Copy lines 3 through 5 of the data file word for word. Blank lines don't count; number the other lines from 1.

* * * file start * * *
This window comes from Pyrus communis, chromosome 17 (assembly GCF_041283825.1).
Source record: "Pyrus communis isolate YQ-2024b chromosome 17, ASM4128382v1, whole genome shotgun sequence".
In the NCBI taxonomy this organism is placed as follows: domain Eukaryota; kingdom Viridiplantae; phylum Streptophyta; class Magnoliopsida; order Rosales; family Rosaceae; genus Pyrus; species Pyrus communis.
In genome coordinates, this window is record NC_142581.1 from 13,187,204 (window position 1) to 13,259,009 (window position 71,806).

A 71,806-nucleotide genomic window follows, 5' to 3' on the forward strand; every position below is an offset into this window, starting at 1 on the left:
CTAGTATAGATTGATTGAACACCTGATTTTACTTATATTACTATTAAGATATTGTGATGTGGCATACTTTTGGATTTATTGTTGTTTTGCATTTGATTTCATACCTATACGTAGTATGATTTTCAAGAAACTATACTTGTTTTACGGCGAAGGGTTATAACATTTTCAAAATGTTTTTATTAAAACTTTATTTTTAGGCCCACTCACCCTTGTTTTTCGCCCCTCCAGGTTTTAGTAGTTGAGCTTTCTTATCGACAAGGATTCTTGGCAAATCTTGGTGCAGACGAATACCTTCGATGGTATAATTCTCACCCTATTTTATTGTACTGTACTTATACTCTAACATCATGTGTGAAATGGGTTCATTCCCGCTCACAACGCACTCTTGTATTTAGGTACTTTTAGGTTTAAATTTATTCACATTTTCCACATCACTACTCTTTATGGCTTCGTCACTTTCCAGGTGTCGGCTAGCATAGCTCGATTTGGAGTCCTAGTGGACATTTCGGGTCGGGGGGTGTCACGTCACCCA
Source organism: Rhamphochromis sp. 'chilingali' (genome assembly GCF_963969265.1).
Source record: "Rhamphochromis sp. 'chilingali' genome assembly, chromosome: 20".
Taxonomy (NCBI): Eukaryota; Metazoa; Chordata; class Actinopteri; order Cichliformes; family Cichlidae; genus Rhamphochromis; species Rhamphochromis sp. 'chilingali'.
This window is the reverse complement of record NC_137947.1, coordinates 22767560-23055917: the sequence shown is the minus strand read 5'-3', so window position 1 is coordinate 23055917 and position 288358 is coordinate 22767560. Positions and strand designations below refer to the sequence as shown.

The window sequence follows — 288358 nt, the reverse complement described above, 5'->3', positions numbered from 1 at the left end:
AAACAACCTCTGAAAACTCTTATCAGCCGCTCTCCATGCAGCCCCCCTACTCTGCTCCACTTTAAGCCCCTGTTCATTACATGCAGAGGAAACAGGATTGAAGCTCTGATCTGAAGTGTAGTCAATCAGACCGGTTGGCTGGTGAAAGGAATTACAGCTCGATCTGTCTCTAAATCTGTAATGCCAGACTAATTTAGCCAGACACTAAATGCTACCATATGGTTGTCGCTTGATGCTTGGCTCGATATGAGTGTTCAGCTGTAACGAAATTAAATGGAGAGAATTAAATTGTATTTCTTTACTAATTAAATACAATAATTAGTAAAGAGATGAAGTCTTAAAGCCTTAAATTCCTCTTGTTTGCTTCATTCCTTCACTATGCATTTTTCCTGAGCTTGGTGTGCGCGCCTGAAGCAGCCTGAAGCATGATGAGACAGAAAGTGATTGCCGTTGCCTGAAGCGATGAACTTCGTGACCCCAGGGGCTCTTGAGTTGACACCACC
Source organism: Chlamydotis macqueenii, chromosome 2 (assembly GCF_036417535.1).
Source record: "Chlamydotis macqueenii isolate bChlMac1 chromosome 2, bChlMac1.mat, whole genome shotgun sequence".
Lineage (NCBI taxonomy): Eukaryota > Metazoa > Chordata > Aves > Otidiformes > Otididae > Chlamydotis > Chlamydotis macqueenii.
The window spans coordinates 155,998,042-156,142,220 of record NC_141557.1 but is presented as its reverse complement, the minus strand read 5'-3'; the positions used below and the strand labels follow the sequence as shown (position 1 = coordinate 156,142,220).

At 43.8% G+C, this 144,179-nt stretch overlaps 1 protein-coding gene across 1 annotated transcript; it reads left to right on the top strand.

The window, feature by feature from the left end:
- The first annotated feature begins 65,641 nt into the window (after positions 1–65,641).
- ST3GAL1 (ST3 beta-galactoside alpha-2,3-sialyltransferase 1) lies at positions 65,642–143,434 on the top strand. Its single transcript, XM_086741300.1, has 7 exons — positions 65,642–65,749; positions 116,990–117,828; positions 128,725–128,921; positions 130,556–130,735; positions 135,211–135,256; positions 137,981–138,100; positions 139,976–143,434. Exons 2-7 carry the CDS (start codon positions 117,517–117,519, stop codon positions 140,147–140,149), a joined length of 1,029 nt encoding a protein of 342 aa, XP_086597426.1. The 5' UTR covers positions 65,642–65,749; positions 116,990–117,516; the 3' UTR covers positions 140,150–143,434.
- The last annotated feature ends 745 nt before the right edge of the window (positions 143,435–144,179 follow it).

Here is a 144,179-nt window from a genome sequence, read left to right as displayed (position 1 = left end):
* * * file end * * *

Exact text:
In the NCBI taxonomy this organism is placed as follows: domain Eukaryota; kingdom Viridiplantae; phylum Streptophyta; class Magnoliopsida; order Rosales; family Rosaceae; genus Pyrus; species Pyrus communis.
In genome coordinates, this window is record NC_142581.1 from 13,187,204 (window position 1) to 13,259,009 (window position 71,806).

A 71,806-nucleotide genomic window follows, 5' to 3' on the forward strand; every position below is an offset into this window, starting at 1 on the left: